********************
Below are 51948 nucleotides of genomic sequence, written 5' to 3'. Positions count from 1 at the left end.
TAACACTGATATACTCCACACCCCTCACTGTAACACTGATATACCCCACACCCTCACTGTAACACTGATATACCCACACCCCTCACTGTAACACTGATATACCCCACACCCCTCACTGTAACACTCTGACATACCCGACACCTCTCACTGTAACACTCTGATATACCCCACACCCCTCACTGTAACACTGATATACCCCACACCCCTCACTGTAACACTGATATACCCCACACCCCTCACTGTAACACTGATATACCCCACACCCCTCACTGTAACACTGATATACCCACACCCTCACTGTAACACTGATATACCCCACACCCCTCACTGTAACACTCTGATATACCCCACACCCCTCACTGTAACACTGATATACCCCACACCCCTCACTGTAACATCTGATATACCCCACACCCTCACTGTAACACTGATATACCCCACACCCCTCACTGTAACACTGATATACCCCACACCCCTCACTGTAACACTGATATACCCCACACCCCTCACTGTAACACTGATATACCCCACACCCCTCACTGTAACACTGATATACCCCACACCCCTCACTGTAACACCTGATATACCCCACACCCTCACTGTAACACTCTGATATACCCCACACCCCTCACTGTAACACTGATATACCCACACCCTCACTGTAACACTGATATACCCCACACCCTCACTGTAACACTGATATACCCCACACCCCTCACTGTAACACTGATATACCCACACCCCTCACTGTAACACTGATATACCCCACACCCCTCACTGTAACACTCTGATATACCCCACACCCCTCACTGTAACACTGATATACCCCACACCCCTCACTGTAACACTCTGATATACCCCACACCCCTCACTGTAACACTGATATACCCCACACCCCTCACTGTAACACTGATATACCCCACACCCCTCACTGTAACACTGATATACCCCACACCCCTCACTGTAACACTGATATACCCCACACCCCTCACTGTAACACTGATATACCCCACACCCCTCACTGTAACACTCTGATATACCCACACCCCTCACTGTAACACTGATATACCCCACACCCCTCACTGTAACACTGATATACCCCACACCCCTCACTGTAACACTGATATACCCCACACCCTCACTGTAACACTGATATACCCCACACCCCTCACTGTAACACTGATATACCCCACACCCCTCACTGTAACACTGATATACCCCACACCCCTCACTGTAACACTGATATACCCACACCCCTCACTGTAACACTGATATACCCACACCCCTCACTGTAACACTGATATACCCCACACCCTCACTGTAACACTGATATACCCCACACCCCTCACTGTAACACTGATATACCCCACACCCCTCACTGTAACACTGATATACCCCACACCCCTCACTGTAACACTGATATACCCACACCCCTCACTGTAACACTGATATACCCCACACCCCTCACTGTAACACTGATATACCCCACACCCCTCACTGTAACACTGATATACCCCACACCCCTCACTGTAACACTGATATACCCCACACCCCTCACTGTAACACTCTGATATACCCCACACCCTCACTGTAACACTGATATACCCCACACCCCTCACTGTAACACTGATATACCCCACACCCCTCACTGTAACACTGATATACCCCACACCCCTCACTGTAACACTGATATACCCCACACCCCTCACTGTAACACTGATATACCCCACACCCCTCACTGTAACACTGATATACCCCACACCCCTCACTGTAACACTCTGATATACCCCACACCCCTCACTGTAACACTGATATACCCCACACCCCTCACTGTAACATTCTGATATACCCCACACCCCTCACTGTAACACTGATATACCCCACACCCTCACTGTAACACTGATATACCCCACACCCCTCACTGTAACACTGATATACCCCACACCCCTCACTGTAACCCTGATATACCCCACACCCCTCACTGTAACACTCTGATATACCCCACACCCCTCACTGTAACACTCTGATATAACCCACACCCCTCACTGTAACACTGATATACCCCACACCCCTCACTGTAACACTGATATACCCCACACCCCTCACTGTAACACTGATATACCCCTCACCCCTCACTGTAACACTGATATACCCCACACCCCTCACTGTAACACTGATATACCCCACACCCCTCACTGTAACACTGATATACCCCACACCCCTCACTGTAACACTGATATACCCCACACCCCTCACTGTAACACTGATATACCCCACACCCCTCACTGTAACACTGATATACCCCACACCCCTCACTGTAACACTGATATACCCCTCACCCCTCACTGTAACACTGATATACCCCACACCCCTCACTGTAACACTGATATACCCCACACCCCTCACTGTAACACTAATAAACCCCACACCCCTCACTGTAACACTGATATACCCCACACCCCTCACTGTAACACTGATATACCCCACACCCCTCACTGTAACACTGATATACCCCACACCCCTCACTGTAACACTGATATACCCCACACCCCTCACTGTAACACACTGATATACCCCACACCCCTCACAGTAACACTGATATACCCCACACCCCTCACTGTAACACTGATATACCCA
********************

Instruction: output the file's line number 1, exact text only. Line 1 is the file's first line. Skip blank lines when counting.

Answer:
Below are 51948 nucleotides of genomic sequence, written 5' to 3'. Positions count from 1 at the left end.